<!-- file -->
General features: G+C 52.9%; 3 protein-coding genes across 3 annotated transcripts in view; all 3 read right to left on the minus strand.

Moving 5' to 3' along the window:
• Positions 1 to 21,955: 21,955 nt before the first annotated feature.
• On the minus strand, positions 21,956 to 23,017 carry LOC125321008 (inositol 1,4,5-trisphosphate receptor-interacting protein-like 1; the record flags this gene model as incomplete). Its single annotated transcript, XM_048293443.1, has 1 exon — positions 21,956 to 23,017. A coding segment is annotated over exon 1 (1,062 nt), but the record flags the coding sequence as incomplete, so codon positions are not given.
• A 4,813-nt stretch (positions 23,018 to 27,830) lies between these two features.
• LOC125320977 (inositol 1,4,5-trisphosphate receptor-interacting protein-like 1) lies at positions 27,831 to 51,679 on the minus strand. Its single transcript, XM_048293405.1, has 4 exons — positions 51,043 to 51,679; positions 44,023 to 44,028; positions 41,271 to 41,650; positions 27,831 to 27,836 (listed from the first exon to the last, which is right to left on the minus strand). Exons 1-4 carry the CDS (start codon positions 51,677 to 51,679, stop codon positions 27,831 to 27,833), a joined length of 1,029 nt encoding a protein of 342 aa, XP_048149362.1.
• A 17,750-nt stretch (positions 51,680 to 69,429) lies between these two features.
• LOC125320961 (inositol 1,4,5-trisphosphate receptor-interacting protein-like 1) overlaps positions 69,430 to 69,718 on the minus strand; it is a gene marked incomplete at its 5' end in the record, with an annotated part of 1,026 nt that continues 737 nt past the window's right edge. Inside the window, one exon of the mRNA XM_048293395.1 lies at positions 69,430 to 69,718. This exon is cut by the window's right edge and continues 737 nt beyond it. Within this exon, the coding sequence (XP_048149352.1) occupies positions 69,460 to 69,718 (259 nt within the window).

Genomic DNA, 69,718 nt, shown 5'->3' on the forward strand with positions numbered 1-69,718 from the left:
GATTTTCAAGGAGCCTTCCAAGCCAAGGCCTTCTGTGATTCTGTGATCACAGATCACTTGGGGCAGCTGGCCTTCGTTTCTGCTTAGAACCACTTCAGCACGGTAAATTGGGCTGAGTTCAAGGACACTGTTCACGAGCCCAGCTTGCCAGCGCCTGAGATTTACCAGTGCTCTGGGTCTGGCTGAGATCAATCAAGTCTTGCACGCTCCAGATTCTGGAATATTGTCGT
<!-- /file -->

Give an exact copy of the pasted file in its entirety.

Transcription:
General features: G+C 52.9%; 3 protein-coding genes across 3 annotated transcripts in view; all 3 read right to left on the minus strand.

Moving 5' to 3' along the window:
• Positions 1 to 21,955: 21,955 nt before the first annotated feature.
• On the minus strand, positions 21,956 to 23,017 carry LOC125321008 (inositol 1,4,5-trisphosphate receptor-interacting protein-like 1; the record flags this gene model as incomplete). Its single annotated transcript, XM_048293443.1, has 1 exon — positions 21,956 to 23,017. A coding segment is annotated over exon 1 (1,062 nt), but the record flags the coding sequence as incomplete, so codon positions are not given.
• A 4,813-nt stretch (positions 23,018 to 27,830) lies between these two features.
• LOC125320977 (inositol 1,4,5-trisphosphate receptor-interacting protein-like 1) lies at positions 27,831 to 51,679 on the minus strand. Its single transcript, XM_048293405.1, has 4 exons — positions 51,043 to 51,679; positions 44,023 to 44,028; positions 41,271 to 41,650; positions 27,831 to 27,836 (listed from the first exon to the last, which is right to left on the minus strand). Exons 1-4 carry the CDS (start codon positions 51,677 to 51,679, stop codon positions 27,831 to 27,833), a joined length of 1,029 nt encoding a protein of 342 aa, XP_048149362.1.
• A 17,750-nt stretch (positions 51,680 to 69,429) lies between these two features.
• LOC125320961 (inositol 1,4,5-trisphosphate receptor-interacting protein-like 1) overlaps positions 69,430 to 69,718 on the minus strand; it is a gene marked incomplete at its 5' end in the record, with an annotated part of 1,026 nt that continues 737 nt past the window's right edge. Inside the window, one exon of the mRNA XM_048293395.1 lies at positions 69,430 to 69,718. This exon is cut by the window's right edge and continues 737 nt beyond it. Within this exon, the coding sequence (XP_048149352.1) occupies positions 69,460 to 69,718 (259 nt within the window).

Genomic DNA, 69,718 nt, shown 5'->3' on the forward strand with positions numbered 1-69,718 from the left:
GATTTTCAAGGAGCCTTCCAAGCCAAGGCCTTCTGTGATTCTGTGATCACAGATCACTTGGGGCAGCTGGCCTTCGTTTCTGCTTAGAACCACTTCAGCACGGTAAATTGGGCTGAGTTCAAGGACACTGTTCACGAGCCCAGCTTGCCAGCGCCTGAGATTTACCAGTGCTCTGGGTCTGGCTGAGATCAATCAAGTCTTGCACGCTCCAGATTCTGGAATATTGTCGT